Thursday, October 30, 2014

A new app will put Chicago public art in the palm of your hand

Posted By today at 09.00 AM

Coming soon to your smartphone.
  • Joe Levy
  • Coming soon to your smartphone.
An unlikely team comprised of a former English lit major, a retired neuroradiologist, and an IT consultant is collaborating on a smartphone app to guide people through Chicago's public-art sphere.

"The city is missing a very important point about itself,” says Ed McDevitt, who studied literature way back when and now serves as the executive director of Public Art Chicago, a fledgling nonprofit with a lofty mission: to showcase the treasure trove of creative masterpieces scattered throughout Chicago. McDevitt and his team of ten volunteers have spent the past four years cataloguing pieces and developing the free Public Art Chicago app, which they plan to release next month.

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Wednesday, October 29, 2014

Il Trovatore brings Amber Wagner back to town

Posted By on 10.29.14 at 03:34 PM

Amber Wagner wows.
Soprano Amber Wagner isn't a Chicagoan, but can't we claim her anyway?

Won't the developmental years she spent at Lyric Opera's Ryan Opera Center (2007-'10) allow us a few boasting rights?

It was clear from the first time Lyric put her on a Chicago stage that Wagner has that rarity, a voice that's not just excellent but—in its power and unique timbre—actually thrilling over most of its range.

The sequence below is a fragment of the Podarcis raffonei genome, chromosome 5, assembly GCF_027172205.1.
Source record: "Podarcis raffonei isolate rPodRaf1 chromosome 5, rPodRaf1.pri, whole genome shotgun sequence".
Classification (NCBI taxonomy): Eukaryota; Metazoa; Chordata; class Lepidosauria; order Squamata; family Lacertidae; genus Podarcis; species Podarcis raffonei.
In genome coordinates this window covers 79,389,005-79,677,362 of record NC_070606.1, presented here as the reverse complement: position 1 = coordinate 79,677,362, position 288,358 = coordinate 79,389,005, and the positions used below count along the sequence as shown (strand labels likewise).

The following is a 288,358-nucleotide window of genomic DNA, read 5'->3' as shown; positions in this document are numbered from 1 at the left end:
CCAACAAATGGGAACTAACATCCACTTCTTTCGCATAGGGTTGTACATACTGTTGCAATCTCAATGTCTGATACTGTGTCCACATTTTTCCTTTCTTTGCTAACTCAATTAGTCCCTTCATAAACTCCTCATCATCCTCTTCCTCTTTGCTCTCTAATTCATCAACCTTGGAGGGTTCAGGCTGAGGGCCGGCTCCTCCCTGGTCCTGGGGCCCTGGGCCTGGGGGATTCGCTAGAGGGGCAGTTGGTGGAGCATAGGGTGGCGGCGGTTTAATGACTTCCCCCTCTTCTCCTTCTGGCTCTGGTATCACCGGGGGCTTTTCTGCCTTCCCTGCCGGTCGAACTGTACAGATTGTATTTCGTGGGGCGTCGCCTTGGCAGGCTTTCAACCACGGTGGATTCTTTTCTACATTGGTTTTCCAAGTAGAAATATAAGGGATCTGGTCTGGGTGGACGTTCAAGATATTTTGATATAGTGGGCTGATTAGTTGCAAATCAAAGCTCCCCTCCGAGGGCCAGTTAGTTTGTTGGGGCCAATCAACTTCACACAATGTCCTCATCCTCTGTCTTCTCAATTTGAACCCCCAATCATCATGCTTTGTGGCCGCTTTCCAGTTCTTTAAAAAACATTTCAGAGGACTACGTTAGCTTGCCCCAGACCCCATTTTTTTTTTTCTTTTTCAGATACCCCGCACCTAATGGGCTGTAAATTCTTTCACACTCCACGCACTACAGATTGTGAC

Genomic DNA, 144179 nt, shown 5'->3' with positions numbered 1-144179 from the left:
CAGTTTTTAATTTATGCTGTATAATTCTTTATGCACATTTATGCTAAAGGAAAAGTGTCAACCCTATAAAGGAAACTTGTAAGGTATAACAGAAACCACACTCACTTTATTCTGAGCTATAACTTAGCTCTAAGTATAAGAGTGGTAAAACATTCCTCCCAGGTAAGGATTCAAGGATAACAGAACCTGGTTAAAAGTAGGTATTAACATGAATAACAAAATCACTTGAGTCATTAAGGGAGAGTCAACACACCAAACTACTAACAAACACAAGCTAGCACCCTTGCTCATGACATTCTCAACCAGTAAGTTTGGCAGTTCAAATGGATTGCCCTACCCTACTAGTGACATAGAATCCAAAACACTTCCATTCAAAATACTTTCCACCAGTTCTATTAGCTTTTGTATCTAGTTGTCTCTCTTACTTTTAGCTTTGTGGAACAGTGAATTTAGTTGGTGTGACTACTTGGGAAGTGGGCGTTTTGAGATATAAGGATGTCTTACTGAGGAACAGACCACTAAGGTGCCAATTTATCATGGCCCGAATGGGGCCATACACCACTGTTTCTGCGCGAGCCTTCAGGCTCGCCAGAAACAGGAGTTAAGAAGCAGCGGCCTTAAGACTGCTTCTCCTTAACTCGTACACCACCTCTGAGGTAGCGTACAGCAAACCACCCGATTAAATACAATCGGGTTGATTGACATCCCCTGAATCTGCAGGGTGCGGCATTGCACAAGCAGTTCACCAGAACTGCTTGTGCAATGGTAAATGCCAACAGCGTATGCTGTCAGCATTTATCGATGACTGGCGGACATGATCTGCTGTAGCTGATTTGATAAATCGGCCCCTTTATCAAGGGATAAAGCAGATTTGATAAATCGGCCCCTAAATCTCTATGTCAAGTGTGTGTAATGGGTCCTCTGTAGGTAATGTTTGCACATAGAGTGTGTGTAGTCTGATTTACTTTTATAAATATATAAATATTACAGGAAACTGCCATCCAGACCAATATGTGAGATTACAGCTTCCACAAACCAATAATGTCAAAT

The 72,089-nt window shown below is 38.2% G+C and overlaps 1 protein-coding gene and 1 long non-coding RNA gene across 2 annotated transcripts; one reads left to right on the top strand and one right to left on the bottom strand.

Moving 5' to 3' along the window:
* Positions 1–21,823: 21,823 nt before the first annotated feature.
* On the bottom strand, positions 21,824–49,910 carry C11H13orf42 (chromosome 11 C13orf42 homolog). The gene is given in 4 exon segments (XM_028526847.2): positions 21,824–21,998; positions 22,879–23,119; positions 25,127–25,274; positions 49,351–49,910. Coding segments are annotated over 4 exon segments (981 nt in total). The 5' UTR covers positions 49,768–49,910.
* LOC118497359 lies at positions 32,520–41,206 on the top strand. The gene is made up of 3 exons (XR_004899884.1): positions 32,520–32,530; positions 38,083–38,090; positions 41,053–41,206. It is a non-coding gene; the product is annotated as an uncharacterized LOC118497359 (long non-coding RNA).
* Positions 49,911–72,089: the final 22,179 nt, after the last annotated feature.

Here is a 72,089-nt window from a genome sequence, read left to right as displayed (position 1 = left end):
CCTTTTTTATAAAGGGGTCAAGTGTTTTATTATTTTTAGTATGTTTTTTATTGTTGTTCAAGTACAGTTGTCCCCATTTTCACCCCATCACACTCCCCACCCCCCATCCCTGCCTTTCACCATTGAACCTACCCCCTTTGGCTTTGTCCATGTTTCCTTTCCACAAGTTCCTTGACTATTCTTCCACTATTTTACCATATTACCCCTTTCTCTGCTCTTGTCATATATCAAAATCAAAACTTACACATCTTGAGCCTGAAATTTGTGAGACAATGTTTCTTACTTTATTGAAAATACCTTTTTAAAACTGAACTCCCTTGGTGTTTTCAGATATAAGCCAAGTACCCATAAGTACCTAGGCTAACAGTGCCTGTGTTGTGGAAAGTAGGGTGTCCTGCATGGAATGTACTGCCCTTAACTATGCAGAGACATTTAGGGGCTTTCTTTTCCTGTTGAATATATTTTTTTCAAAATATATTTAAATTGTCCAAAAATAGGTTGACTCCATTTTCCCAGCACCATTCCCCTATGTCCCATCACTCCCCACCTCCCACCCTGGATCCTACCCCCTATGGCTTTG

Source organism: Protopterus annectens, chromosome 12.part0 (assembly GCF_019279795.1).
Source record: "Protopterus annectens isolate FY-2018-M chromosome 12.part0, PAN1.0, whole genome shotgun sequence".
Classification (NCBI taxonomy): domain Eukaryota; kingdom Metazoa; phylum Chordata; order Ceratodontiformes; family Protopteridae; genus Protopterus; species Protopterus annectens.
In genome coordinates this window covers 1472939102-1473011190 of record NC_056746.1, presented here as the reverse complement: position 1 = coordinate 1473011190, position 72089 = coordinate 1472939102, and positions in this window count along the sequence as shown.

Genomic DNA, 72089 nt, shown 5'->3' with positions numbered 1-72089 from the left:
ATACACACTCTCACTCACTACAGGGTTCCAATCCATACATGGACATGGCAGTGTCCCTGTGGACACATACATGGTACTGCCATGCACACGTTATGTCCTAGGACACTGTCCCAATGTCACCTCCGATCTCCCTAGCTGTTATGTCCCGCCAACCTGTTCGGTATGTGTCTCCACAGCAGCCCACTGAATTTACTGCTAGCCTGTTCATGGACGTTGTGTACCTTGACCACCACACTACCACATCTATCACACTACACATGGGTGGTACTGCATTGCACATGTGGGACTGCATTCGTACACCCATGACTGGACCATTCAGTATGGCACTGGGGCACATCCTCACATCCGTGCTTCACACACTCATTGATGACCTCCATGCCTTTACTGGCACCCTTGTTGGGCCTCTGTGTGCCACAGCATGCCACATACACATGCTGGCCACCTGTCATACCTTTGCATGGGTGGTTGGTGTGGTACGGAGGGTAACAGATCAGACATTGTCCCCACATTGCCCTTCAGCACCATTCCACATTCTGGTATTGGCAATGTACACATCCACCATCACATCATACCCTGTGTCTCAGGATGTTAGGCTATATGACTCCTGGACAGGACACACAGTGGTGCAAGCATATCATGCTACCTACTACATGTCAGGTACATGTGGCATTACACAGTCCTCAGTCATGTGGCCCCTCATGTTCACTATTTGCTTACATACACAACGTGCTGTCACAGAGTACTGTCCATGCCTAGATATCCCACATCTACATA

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Local hip-hop superhero A-Villa, bank manager by day and skilled beat maker by night

Posted By on 10.29.14 at 02:00 PM

Twenty years ago Nas released his career-defining debut, Illmatic, and while the New York MC has spent the bulk of the year celebrating that anniversary—he's played the album in full on tour—other folks have been working and building on those ideas. In Chicago 33-year-old producer Adrian Villagomez, aka A-Villa, has been waving that flag proudly. His forthcoming debut is steeped in bold, old-school hip-hop, right down to its title, Carry on Tradition—that's a reference to a line Nas collaborator AZ raps on "Life's a Bitch," which A-Villa sampled for his album's title track. A-Villa's vital, bustling "Carry on Tradition" features local stalwart Mikkey Halsted and Little Brother's Big Pooh—it's an excellent example of how the producer is drawing from hip-hop's past to push the form further.